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Tyson Travel visits the Clean Cookstoves Project

During his 14-day Tanzanian trip with G Adventures, Australian travel blogger Tyson Mayr visited the Maasai Clean Cookstoves Project in Monduli. This project partnered with Planeterra in 2014, and together we’ve seen more than 250 stoves installed across various Maasai communities. The project has trained more than 75 women to create stoves that reduce harmful air pollution in rural homes, and recently expanded to include the installation of solar panels.

Hear from Tyson himself about his experience 

“I was very lucky to have spent time with a Maasai Tribe earlier this year as I learnt about The Cookstove Project that Planeterra Foundation supports. Travelling the world has opened my eyes to a lot of different things, especially around the way we all live our lives. But the one common trait I always seem to find, is a simple smile spreads quicker amongst people, then any hate ever will!”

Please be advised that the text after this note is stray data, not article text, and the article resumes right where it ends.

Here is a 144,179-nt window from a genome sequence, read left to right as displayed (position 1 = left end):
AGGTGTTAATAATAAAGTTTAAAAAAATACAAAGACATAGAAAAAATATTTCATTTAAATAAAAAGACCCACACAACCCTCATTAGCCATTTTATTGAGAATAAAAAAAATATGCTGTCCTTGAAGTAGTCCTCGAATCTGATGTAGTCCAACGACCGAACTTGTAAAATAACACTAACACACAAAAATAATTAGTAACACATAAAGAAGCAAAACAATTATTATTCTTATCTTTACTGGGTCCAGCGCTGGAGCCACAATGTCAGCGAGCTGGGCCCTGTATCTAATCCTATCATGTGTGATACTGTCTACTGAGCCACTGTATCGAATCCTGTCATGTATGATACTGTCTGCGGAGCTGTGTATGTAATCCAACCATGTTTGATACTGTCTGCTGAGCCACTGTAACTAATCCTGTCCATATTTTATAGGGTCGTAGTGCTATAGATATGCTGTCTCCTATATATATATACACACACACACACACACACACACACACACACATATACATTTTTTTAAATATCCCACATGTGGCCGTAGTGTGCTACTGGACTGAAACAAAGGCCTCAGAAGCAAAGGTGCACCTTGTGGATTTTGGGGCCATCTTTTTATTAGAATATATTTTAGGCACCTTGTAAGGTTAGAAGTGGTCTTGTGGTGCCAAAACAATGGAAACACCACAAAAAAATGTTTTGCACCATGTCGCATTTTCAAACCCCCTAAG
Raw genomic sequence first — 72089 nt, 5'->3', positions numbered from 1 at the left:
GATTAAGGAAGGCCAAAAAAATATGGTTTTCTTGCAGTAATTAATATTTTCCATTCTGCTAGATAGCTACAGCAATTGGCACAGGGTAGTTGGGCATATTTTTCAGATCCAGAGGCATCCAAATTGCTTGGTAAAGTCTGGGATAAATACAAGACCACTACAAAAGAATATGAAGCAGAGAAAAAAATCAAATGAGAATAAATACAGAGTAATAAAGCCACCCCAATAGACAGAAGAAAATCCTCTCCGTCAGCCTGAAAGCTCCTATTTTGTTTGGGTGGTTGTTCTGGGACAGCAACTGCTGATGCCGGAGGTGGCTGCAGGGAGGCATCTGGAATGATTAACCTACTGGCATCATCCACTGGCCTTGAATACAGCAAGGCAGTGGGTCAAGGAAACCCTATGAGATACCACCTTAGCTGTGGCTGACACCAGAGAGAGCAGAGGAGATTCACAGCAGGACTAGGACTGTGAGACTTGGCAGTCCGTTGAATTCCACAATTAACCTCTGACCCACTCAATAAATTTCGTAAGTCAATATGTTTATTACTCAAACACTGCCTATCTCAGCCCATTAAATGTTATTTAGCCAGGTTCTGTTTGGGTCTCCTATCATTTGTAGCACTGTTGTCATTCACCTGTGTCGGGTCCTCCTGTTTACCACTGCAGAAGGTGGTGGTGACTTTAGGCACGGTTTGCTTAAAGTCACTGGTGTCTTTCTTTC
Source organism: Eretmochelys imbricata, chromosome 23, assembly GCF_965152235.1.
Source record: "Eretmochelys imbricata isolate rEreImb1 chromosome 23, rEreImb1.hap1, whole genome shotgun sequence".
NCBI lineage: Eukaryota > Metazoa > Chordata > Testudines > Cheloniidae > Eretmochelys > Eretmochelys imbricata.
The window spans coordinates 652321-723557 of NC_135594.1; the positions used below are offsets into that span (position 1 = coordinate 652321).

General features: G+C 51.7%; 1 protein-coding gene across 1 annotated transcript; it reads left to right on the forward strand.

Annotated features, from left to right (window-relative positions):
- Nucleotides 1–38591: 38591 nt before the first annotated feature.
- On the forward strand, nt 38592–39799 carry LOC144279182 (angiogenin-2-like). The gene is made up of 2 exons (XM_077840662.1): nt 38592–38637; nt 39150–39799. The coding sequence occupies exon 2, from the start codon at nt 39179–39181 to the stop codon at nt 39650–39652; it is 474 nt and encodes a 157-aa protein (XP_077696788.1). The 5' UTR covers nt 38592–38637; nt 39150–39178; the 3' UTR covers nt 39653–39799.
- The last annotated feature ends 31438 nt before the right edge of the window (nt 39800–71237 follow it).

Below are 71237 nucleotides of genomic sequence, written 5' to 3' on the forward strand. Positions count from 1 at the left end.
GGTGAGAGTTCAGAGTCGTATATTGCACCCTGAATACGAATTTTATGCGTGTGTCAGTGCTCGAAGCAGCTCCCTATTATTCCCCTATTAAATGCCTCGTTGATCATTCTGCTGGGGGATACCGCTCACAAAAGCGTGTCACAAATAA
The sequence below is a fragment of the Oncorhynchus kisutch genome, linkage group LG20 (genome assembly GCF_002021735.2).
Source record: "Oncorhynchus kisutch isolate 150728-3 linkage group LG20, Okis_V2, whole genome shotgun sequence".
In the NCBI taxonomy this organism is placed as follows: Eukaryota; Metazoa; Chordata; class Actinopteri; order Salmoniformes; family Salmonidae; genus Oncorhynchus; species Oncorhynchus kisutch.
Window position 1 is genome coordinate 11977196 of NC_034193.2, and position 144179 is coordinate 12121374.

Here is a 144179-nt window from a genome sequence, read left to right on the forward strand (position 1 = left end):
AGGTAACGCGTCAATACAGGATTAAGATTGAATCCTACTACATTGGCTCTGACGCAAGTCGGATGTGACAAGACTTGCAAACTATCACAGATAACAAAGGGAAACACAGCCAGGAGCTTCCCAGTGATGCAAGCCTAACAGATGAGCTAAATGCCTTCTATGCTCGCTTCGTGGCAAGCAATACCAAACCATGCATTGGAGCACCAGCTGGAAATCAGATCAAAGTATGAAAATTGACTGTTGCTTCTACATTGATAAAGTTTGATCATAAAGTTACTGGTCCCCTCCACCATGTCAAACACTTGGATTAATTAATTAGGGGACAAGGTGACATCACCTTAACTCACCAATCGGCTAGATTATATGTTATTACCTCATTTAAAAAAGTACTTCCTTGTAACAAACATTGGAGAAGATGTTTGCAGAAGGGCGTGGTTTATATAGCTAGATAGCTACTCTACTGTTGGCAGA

Watch Tyson’s video below

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Bolivia Community Project Leaders Visit Cusco, Perú

In April 2017 five community members from Jukil Community Lodge in Bolivia travelled to Cusco, Perú as part of a week-long internship program supported by Planeterra. The trip’s purpose was to contribute to the strengthening of their knowledge about social enterprise management in the tourism industry, to exchange good practices between the communities, and also to provide the necessary tools to improve their tourism program. This experience allowed unique indigenous groups from different countries to interact and learn more about one another’s culture. With many of the community tourism leaders in Bolivia never travelling before, it was an experience of a lifetime to see a new culture from a traveller’s perspective.